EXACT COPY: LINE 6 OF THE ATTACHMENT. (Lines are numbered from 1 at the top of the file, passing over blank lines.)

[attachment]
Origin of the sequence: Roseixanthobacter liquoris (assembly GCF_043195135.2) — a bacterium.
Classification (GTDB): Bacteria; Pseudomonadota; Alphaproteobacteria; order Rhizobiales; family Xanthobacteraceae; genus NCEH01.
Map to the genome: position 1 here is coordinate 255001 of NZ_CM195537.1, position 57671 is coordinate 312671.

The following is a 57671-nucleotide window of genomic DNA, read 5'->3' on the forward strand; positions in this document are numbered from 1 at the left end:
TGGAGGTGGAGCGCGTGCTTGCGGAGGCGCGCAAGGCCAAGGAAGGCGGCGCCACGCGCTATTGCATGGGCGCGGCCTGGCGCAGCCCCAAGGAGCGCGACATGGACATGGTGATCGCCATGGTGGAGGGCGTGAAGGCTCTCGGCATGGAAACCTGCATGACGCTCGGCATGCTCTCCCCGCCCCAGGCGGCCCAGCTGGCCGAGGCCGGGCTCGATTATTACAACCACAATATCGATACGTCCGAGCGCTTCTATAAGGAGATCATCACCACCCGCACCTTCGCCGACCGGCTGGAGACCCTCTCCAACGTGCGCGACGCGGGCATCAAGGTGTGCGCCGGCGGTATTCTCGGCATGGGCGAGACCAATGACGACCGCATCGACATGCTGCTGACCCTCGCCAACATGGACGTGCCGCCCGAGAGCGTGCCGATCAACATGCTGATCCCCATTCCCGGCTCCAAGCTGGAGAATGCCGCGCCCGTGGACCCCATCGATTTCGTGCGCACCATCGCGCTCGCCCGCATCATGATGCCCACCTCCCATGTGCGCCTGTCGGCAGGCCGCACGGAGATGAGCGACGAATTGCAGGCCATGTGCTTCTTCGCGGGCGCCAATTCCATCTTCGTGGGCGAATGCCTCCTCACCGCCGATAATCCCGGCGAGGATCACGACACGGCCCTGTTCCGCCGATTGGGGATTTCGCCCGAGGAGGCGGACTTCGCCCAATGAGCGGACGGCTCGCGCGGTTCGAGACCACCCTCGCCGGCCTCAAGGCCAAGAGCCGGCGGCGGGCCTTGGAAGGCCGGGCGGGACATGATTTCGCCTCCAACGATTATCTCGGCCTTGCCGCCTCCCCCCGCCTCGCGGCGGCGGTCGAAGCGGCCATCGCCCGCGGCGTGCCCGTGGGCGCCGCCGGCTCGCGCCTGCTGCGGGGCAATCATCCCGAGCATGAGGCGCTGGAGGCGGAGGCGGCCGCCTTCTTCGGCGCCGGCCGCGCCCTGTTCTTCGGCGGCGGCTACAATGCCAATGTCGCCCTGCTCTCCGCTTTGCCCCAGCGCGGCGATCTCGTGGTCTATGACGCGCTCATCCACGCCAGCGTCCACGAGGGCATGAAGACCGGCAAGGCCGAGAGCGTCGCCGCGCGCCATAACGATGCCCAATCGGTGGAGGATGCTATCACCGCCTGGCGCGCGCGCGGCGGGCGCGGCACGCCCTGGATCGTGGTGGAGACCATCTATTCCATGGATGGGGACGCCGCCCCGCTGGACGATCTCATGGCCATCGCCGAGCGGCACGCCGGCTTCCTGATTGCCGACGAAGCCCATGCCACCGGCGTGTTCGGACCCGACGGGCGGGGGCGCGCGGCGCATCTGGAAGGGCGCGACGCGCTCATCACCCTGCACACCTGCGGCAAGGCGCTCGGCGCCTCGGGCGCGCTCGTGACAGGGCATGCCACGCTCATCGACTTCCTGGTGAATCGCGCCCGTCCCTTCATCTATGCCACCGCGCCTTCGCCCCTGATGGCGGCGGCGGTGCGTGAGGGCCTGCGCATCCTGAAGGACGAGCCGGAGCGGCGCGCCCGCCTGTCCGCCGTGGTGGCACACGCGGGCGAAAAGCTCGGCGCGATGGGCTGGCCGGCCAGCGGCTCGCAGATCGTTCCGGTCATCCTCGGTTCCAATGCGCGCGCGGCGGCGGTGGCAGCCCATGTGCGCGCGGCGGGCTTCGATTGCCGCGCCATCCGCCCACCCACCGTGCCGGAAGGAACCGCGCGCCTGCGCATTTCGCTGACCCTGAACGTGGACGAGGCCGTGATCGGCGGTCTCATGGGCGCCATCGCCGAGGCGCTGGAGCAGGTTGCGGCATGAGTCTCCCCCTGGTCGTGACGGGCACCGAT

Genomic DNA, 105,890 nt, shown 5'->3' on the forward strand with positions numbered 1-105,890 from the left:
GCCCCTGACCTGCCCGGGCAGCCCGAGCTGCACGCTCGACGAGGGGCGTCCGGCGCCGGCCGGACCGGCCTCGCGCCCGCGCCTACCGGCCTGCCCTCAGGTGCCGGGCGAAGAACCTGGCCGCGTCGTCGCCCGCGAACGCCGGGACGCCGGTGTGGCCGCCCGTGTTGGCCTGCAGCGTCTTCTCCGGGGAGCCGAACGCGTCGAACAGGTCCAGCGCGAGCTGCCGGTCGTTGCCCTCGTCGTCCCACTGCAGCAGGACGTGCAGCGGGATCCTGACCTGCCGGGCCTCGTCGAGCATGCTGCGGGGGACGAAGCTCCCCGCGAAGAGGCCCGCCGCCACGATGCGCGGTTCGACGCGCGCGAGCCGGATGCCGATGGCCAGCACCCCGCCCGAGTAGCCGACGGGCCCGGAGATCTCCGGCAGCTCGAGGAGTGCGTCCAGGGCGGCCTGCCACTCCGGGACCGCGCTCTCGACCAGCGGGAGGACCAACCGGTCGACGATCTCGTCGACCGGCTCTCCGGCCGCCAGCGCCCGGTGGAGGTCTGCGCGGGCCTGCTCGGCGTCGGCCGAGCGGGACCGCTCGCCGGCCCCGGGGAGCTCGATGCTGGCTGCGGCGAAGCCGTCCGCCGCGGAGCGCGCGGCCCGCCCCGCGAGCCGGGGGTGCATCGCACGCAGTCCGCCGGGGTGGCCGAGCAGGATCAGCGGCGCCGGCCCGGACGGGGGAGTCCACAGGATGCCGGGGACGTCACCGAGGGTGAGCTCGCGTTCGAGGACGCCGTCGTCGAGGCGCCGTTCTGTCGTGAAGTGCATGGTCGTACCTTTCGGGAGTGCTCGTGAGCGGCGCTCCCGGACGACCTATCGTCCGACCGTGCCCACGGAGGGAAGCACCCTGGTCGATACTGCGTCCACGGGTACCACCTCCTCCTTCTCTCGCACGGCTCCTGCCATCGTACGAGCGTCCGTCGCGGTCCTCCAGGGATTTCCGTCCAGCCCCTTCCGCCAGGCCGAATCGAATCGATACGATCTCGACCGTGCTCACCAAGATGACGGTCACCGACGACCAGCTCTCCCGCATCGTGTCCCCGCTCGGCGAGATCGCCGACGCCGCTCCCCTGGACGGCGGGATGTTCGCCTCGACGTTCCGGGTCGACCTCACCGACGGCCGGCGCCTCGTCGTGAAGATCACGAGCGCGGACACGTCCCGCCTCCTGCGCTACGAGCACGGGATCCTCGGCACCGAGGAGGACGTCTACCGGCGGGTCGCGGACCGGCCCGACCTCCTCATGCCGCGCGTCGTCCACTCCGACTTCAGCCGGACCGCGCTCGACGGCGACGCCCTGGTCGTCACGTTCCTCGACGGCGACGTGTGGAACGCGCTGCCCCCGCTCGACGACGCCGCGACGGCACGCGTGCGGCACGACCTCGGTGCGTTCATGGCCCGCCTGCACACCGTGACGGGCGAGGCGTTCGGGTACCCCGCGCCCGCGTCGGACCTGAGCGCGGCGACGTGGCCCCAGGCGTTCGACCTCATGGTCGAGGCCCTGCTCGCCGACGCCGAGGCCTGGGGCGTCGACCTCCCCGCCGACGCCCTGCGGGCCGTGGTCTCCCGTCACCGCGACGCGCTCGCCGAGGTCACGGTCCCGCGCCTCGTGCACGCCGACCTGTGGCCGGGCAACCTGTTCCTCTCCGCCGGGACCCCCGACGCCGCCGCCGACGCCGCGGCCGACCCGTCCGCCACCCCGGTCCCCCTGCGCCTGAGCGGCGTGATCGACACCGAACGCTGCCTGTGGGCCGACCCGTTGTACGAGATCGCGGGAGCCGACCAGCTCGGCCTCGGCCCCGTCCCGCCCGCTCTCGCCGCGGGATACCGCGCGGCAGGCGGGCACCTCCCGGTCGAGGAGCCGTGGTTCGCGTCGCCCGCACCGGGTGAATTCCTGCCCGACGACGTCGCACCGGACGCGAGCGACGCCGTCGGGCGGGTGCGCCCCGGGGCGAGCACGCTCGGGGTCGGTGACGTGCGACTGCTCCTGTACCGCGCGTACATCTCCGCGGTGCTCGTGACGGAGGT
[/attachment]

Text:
Genomic DNA, 105,890 nt, shown 5'->3' on the forward strand with positions numbered 1-105,890 from the left: